To be a successful stepmother, it is helpful to know what your role in the family is. You and your husband should sit down and talk this through. What is your role in the family? How much authority/control do you have over his kids? What is the role you assume in relation to the children's mother.? What is your role in the finances of the family? Will you be contributing financially to the family? What is your role in the children's school? There are many areas that need to be outlined before you take on the responsibility of step-mothering. These are just a few. If you have a clear vision of your role in all areas of the family, life will be much easier to handle. But you must have this conversation with your husband often as your role will change as the children grow.

How does a step-mom keep from being overwhelmed?

Being a step-mom can be overwhelming. There are so many things to consider and your life will change in so many ways. The very first thing that you need to remember to keep from becoming overwhelmed is that you cannot do this job alone. You need the support of your husband and it helps to have one or two good friends to use as a sounding board.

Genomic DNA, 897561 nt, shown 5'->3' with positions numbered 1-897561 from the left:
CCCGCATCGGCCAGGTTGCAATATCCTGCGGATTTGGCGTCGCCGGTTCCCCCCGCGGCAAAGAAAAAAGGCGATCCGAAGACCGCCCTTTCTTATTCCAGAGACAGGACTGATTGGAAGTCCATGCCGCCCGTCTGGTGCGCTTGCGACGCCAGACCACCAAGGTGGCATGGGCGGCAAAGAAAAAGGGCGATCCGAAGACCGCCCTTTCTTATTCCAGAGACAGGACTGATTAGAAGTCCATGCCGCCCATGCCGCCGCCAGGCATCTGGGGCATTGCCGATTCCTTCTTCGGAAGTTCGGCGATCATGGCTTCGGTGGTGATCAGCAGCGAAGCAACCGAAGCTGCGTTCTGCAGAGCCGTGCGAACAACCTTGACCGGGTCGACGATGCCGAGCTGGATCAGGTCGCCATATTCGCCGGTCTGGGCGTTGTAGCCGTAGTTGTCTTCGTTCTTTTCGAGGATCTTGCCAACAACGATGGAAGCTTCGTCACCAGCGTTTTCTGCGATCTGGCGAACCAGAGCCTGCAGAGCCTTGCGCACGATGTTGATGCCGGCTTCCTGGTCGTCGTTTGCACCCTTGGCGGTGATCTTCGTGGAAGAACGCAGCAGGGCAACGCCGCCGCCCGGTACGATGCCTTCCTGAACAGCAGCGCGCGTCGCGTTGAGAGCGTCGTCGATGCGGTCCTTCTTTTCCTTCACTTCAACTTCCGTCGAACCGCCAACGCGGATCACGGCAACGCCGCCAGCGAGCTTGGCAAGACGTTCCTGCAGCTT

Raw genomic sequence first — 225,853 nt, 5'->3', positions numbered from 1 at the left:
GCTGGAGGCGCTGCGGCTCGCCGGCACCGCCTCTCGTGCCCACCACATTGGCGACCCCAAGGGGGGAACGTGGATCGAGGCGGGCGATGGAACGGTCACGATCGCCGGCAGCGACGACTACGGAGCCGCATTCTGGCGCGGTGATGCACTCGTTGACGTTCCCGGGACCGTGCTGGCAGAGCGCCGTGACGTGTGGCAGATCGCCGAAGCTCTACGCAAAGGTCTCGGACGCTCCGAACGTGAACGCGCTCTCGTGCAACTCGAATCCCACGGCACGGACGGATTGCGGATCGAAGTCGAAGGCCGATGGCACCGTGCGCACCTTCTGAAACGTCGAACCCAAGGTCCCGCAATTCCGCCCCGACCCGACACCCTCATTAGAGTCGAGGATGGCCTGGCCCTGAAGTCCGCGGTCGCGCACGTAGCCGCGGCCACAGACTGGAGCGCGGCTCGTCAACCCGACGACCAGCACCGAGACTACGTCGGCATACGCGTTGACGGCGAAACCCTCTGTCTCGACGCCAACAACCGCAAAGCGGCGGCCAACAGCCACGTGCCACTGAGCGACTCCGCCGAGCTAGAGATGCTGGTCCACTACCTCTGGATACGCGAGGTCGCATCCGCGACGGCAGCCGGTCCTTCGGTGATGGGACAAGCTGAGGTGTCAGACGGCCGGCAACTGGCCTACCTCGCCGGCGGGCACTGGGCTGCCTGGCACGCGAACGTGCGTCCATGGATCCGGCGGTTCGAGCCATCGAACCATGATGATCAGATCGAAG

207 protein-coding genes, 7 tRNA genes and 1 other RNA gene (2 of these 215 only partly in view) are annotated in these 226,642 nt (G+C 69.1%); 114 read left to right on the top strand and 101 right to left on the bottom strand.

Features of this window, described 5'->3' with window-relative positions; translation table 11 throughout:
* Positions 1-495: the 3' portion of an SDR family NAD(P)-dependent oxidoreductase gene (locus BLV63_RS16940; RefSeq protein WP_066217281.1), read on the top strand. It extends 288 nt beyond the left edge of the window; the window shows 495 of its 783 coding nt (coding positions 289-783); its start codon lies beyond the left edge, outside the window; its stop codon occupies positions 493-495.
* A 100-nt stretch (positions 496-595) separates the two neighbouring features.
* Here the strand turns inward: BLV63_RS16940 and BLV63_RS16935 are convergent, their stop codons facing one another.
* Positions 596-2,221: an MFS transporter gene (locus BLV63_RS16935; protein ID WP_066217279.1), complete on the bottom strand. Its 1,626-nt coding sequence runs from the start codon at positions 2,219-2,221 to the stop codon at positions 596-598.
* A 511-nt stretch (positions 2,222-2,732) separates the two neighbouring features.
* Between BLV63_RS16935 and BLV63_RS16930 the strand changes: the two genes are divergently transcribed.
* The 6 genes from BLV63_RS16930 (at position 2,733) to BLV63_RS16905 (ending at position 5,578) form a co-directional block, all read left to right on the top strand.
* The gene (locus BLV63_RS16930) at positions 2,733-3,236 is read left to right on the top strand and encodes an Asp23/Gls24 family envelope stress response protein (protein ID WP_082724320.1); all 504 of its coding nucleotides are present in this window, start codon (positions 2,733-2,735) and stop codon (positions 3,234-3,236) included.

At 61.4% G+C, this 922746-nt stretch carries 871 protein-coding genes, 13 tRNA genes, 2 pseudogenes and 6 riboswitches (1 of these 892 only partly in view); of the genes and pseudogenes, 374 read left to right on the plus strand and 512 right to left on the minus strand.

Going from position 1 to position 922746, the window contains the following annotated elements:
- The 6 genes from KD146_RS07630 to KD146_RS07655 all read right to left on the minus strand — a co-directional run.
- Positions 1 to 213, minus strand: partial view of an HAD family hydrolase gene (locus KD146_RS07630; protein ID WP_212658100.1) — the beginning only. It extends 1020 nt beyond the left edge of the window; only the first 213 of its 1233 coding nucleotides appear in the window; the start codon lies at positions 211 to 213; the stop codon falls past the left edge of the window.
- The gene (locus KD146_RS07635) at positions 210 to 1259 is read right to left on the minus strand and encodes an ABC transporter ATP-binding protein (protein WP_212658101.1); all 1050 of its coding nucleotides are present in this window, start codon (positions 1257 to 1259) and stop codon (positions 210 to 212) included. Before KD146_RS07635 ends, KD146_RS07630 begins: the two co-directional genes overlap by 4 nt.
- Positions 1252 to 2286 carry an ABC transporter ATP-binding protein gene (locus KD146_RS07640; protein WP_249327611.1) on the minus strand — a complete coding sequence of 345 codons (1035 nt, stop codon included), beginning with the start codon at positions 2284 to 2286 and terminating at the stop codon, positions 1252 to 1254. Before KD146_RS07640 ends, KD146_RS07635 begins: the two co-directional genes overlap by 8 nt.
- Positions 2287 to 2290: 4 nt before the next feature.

A word of caution about using friends as a sounding board. Let them know up front that you do not need advice, you need a listening ear. If you can talk through your feelings and grievances with a good listener, you can usually see the course you need to take. You just need a sympathetic ear to hear you out. Know that this is not an easy task you are assuming. Things will not be hunky-dory from the outset. There will be trials and tribulations. The first two years are the deal maker or breaker. It takes time to meld father, step-mother and children into a cohesive family unit. You must remember that the family dynamics will grow over time.